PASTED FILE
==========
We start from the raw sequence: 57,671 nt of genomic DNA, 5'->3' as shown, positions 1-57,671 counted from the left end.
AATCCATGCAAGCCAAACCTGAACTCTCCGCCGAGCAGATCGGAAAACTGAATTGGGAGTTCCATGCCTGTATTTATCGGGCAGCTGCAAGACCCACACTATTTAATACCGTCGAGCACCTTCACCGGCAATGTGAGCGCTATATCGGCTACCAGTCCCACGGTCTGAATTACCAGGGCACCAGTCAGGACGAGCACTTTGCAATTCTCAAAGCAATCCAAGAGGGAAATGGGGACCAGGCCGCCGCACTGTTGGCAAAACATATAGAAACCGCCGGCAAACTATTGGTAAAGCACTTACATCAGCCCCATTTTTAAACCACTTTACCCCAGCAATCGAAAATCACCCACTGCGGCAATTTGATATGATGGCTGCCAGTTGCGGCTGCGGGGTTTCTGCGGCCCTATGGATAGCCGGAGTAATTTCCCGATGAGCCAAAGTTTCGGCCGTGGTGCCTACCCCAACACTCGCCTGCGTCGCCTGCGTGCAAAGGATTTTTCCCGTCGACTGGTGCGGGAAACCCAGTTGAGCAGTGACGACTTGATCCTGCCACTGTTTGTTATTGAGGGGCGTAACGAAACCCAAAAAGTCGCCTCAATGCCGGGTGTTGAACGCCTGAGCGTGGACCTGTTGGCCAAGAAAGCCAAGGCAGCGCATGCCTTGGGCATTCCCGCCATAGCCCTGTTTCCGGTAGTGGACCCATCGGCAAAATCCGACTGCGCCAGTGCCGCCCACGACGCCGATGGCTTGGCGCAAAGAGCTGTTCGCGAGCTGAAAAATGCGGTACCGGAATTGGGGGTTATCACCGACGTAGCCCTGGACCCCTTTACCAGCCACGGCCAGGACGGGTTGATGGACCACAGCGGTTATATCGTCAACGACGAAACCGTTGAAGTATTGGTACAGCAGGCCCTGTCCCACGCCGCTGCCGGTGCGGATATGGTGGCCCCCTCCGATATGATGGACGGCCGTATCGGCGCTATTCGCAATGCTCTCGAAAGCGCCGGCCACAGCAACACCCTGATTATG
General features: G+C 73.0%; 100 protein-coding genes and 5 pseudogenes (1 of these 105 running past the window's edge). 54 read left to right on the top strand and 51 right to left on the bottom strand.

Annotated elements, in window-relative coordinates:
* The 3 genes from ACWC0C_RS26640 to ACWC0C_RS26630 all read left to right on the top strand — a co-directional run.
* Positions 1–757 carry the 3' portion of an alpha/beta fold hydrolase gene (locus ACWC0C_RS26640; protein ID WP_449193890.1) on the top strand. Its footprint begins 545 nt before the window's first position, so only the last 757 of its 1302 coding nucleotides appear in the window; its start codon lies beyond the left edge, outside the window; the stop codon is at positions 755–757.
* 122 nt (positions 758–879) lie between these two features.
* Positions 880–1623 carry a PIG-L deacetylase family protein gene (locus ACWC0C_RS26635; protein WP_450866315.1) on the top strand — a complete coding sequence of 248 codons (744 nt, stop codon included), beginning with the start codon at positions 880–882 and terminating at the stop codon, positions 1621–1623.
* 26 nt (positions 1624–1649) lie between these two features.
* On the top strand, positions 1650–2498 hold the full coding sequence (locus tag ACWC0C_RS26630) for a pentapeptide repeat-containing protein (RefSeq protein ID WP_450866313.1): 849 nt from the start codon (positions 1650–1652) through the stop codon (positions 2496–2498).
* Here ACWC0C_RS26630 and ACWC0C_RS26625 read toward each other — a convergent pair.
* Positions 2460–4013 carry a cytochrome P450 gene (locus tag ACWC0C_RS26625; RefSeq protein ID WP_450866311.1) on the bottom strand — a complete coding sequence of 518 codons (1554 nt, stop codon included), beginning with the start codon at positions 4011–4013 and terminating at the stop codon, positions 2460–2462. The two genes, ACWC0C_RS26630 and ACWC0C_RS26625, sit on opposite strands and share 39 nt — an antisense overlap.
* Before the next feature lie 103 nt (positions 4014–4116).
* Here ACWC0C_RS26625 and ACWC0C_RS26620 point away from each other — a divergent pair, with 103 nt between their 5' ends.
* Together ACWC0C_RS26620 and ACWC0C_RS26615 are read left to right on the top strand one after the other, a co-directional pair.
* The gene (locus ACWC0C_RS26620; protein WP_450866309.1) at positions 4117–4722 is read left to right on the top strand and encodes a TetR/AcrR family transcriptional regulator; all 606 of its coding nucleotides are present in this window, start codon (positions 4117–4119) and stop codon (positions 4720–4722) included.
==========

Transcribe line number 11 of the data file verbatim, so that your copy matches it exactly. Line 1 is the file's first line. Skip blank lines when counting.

* Here ACWC0C_RS26630 and ACWC0C_RS26625 read toward each other — a convergent pair.